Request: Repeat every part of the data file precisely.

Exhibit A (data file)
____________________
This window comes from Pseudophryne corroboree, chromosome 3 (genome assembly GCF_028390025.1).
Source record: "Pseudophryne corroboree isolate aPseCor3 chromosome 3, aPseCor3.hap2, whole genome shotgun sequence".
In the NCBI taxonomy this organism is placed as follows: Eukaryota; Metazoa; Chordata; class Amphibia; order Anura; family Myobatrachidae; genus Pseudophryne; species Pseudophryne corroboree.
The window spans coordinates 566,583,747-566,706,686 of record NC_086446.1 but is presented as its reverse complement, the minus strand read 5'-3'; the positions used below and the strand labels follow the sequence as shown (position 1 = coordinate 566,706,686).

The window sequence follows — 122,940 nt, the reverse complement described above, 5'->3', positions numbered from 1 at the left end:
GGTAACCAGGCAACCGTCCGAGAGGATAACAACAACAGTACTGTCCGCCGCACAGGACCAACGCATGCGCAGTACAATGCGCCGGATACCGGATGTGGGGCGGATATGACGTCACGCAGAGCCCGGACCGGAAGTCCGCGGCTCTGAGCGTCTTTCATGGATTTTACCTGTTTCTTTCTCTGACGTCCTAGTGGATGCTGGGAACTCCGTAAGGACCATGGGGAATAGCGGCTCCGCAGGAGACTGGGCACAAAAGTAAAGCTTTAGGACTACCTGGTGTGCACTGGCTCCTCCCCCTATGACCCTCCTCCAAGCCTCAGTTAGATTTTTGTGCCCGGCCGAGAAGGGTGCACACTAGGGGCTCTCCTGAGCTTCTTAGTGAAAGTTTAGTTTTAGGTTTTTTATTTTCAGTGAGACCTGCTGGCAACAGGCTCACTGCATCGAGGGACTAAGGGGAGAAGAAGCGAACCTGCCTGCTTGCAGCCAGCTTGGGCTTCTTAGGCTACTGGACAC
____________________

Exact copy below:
This window comes from Pseudophryne corroboree, chromosome 3 (genome assembly GCF_028390025.1).
Source record: "Pseudophryne corroboree isolate aPseCor3 chromosome 3, aPseCor3.hap2, whole genome shotgun sequence".
In the NCBI taxonomy this organism is placed as follows: Eukaryota; Metazoa; Chordata; class Amphibia; order Anura; family Myobatrachidae; genus Pseudophryne; species Pseudophryne corroboree.
The window spans coordinates 566,583,747-566,706,686 of record NC_086446.1 but is presented as its reverse complement, the minus strand read 5'-3'; the positions used below and the strand labels follow the sequence as shown (position 1 = coordinate 566,706,686).

The window sequence follows — 122,940 nt, the reverse complement described above, 5'->3', positions numbered from 1 at the left end:
GGTAACCAGGCAACCGTCCGAGAGGATAACAACAACAGTACTGTCCGCCGCACAGGACCAACGCATGCGCAGTACAATGCGCCGGATACCGGATGTGGGGCGGATATGACGTCACGCAGAGCCCGGACCGGAAGTCCGCGGCTCTGAGCGTCTTTCATGGATTTTACCTGTTTCTTTCTCTGACGTCCTAGTGGATGCTGGGAACTCCGTAAGGACCATGGGGAATAGCGGCTCCGCAGGAGACTGGGCACAAAAGTAAAGCTTTAGGACTACCTGGTGTGCACTGGCTCCTCCCCCTATGACCCTCCTCCAAGCCTCAGTTAGATTTTTGTGCCCGGCCGAGAAGGGTGCACACTAGGGGCTCTCCTGAGCTTCTTAGTGAAAGTTTAGTTTTAGGTTTTTTATTTTCAGTGAGACCTGCTGGCAACAGGCTCACTGCATCGAGGGACTAAGGGGAGAAGAAGCGAACCTGCCTGCTTGCAGCCAGCTTGGGCTTCTTAGGCTACTGGACAC